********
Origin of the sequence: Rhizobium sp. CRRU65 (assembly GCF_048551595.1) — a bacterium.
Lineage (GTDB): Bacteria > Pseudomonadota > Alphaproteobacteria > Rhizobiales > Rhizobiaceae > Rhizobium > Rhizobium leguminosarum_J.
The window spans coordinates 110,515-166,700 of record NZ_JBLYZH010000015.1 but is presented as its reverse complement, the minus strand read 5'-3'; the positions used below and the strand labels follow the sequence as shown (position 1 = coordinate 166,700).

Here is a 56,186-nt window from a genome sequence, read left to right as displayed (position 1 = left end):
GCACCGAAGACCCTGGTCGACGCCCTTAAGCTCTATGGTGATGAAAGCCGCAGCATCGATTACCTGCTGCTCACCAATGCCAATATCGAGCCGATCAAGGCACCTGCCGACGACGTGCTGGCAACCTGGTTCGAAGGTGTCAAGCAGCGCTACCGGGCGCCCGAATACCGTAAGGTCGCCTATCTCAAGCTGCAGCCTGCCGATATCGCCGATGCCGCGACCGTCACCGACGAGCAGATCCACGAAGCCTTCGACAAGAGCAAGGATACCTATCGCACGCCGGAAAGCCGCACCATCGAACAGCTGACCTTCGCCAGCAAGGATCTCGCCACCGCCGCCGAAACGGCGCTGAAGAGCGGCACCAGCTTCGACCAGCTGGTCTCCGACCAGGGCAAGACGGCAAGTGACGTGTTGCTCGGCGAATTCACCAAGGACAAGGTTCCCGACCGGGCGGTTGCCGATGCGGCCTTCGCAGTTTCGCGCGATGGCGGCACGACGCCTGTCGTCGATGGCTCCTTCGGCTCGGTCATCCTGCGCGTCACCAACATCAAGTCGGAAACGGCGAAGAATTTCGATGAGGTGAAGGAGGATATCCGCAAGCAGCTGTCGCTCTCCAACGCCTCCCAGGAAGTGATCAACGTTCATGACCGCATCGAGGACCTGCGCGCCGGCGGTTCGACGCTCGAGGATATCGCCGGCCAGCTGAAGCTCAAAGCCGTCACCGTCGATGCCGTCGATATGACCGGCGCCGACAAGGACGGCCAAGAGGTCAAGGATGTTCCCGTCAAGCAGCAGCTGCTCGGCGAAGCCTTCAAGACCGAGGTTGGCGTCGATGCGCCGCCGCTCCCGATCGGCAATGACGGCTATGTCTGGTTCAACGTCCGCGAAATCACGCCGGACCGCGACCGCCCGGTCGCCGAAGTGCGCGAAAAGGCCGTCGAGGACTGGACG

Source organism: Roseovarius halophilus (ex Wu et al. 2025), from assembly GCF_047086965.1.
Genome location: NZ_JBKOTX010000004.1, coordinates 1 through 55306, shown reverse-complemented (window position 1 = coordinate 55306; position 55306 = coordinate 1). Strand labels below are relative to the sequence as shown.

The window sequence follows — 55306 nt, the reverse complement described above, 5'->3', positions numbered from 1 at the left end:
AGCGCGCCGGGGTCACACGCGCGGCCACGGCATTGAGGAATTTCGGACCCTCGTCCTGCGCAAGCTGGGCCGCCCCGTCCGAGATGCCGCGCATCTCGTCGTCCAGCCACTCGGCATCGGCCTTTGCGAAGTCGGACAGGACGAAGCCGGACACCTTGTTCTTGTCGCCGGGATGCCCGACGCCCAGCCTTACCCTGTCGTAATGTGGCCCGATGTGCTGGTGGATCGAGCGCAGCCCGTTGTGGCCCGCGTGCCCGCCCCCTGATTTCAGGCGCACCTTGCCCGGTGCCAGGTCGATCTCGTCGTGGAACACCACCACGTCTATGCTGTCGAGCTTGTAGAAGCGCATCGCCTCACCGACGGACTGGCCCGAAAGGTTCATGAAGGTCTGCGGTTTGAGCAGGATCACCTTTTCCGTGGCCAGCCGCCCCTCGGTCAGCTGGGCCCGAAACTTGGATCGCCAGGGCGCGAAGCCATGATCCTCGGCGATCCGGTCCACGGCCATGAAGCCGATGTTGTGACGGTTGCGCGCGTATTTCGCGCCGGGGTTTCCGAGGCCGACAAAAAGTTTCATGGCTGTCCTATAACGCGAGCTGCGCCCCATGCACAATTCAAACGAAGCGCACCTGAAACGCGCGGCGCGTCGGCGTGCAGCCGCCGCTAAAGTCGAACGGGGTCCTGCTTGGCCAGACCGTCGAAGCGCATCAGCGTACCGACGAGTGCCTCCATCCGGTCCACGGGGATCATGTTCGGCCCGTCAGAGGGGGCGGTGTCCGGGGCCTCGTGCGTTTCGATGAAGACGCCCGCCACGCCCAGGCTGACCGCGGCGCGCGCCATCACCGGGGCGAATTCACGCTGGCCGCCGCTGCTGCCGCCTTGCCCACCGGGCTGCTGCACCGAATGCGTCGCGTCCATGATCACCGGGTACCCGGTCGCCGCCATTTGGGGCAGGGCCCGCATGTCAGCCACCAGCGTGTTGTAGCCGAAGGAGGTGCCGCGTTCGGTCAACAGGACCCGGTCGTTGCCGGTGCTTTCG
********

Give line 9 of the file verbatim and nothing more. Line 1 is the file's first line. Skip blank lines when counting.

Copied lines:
AGCGCGCCGGGGTCACACGCGCGGCCACGGCATTGAGGAATTTCGGACCCTCGTCCTGCGCAAGCTGGGCCGCCCCGTCCGAGATGCCGCGCATCTCGTCGTCCAGCCACTCGGCATCGGCCTTTGCGAAGTCGGACAGGACGAAGCCGGACACCTTGTTCTTGTCGCCGGGATGCCCGACGCCCAGCCTTACCCTGTCGTAATGTGGCCCGATGTGCTGGTGGATCGAGCGCAGCCCGTTGTGGCCCGCGTGCCCGCCCCCTGATTTCAGGCGCACCTTGCCCGGTGCCAGGTCGATCTCGTCGTGGAACACCACCACGTCTATGCTGTCGAGCTTGTAGAAGCGCATCGCCTCACCGACGGACTGGCCCGAAAGGTTCATGAAGGTCTGCGGTTTGAGCAGGATCACCTTTTCCGTGGCCAGCCGCCCCTCGGTCAGCTGGGCCCGAAACTTGGATCGCCAGGGCGCGAAGCCATGATCCTCGGCGATCCGGTCCACGGCCATGAAGCCGATGTTGTGACGGTTGCGCGCGTATTTCGCGCCGGGGTTTCCGAGGCCGACAAAAAGTTTCATGGCTGTCCTATAACGCGAGCTGCGCCCCATGCACAATTCAAACGAAGCGCACCTGAAACGCGCGGCGCGTCGGCGTGCAGCCGCCGCTAAAGTCGAACGGGGTCCTGCTTGGCCAGACCGTCGAAGCGCATCAGCGTACCGACGAGTGCCTCCATCCGGTCCACGGGGATCATGTTCGGCCCGTCAGAGGGGGCGGTGTCCGGGGCCTCGTGCGTTTCGATGAAGACGCCCGCCACGCCCAGGCTGACCGCGGCGCGCGCCATCACCGGGGCGAATTCACGCTGGCCGCCGCTGCTGCCGCCTTGCCCACCGGGCTGCTGCACCGAATGCGTCGCGTCCATGATCACCGGGTACCCGGTCGCCGCCATTTGGGGCAGGGCCCGCATGTCAGCCACCAGCGTGTTGTAGCCGAAGGAGGTGCCGCGTTCGGTCAACAGGACCCGGTCGTTGCCGGTGCTTTCG